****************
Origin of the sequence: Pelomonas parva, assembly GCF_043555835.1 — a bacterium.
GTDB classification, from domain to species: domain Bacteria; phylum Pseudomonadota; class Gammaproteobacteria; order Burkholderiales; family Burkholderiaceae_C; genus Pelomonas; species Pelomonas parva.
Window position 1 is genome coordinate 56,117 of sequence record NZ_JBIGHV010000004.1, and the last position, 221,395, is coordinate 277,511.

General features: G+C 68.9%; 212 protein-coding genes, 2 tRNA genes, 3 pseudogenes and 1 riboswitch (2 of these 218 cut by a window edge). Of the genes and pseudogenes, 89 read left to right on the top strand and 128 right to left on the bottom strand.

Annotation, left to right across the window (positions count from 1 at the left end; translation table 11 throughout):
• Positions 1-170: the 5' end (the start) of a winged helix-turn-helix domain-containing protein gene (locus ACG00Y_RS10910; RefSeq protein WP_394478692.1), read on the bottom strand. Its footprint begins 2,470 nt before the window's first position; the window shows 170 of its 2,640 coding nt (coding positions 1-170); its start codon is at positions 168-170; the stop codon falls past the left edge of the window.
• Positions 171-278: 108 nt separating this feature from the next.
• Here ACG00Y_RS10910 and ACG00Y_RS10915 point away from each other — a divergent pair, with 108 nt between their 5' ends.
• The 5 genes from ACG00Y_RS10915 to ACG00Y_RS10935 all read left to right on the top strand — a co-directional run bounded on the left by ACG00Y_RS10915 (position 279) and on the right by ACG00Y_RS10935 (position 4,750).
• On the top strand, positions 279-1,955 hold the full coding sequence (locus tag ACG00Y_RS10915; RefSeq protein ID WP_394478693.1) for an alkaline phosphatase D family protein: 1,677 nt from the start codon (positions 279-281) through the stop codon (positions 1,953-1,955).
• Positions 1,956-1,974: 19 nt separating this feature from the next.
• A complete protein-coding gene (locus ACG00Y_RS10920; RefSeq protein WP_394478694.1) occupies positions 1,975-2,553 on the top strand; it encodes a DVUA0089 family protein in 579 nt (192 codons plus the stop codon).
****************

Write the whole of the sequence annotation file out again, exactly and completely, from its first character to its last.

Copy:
Origin of the sequence: Pelomonas parva, assembly GCF_043555835.1 — a bacterium.
GTDB classification, from domain to species: domain Bacteria; phylum Pseudomonadota; class Gammaproteobacteria; order Burkholderiales; family Burkholderiaceae_C; genus Pelomonas; species Pelomonas parva.
Window position 1 is genome coordinate 56,117 of sequence record NZ_JBIGHV010000004.1, and the last position, 221,395, is coordinate 277,511.

General features: G+C 68.9%; 212 protein-coding genes, 2 tRNA genes, 3 pseudogenes and 1 riboswitch (2 of these 218 cut by a window edge). Of the genes and pseudogenes, 89 read left to right on the top strand and 128 right to left on the bottom strand.

Annotation, left to right across the window (positions count from 1 at the left end; translation table 11 throughout):
• Positions 1-170: the 5' end (the start) of a winged helix-turn-helix domain-containing protein gene (locus ACG00Y_RS10910; RefSeq protein WP_394478692.1), read on the bottom strand. Its footprint begins 2,470 nt before the window's first position; the window shows 170 of its 2,640 coding nt (coding positions 1-170); its start codon is at positions 168-170; the stop codon falls past the left edge of the window.
• Positions 171-278: 108 nt separating this feature from the next.
• Here ACG00Y_RS10910 and ACG00Y_RS10915 point away from each other — a divergent pair, with 108 nt between their 5' ends.
• The 5 genes from ACG00Y_RS10915 to ACG00Y_RS10935 all read left to right on the top strand — a co-directional run bounded on the left by ACG00Y_RS10915 (position 279) and on the right by ACG00Y_RS10935 (position 4,750).
• On the top strand, positions 279-1,955 hold the full coding sequence (locus tag ACG00Y_RS10915; RefSeq protein ID WP_394478693.1) for an alkaline phosphatase D family protein: 1,677 nt from the start codon (positions 279-281) through the stop codon (positions 1,953-1,955).
• Positions 1,956-1,974: 19 nt separating this feature from the next.
• A complete protein-coding gene (locus ACG00Y_RS10920; RefSeq protein WP_394478694.1) occupies positions 1,975-2,553 on the top strand; it encodes a DVUA0089 family protein in 579 nt (192 codons plus the stop codon).